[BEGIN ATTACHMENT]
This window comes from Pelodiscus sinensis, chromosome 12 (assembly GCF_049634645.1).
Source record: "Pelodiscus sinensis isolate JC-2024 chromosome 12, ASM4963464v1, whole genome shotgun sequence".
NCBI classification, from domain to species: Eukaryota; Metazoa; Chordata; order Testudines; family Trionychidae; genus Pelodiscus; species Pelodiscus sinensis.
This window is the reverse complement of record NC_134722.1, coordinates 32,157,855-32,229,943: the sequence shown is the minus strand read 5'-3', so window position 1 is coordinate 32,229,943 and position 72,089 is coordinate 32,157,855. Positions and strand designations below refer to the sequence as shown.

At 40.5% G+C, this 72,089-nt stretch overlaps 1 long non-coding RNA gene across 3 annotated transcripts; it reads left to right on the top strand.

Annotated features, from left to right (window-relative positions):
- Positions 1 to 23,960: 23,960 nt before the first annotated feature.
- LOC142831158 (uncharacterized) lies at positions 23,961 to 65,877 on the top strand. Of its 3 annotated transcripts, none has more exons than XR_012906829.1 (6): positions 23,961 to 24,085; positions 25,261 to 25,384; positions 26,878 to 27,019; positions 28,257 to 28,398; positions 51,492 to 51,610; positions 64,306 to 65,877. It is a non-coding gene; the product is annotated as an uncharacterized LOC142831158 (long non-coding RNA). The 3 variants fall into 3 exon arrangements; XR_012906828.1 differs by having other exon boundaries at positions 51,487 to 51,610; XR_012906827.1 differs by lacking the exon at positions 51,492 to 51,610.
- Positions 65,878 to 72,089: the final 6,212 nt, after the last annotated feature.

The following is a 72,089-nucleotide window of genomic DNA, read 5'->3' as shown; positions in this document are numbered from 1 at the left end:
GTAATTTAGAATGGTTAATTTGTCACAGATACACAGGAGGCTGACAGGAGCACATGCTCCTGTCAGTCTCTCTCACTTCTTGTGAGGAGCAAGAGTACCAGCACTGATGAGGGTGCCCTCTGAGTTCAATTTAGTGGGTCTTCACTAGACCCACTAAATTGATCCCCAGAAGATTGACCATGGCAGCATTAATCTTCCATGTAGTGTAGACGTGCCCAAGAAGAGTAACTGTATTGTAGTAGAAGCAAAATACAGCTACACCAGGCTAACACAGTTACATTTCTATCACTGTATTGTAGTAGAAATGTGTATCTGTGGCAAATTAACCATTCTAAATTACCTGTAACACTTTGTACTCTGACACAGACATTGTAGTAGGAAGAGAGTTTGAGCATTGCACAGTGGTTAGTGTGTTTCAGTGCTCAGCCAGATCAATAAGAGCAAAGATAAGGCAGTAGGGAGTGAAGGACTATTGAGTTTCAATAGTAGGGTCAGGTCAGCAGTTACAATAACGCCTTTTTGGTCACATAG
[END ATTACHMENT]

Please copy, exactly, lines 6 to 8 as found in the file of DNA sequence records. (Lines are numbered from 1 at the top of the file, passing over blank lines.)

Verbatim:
Annotated features, from left to right (window-relative positions):
- Positions 1 to 23,960: 23,960 nt before the first annotated feature.
- LOC142831158 (uncharacterized) lies at positions 23,961 to 65,877 on the top strand. Of its 3 annotated transcripts, none has more exons than XR_012906829.1 (6): positions 23,961 to 24,085; positions 25,261 to 25,384; positions 26,878 to 27,019; positions 28,257 to 28,398; positions 51,492 to 51,610; positions 64,306 to 65,877. It is a non-coding gene; the product is annotated as an uncharacterized LOC142831158 (long non-coding RNA). The 3 variants fall into 3 exon arrangements; XR_012906828.1 differs by having other exon boundaries at positions 51,487 to 51,610; XR_012906827.1 differs by lacking the exon at positions 51,492 to 51,610.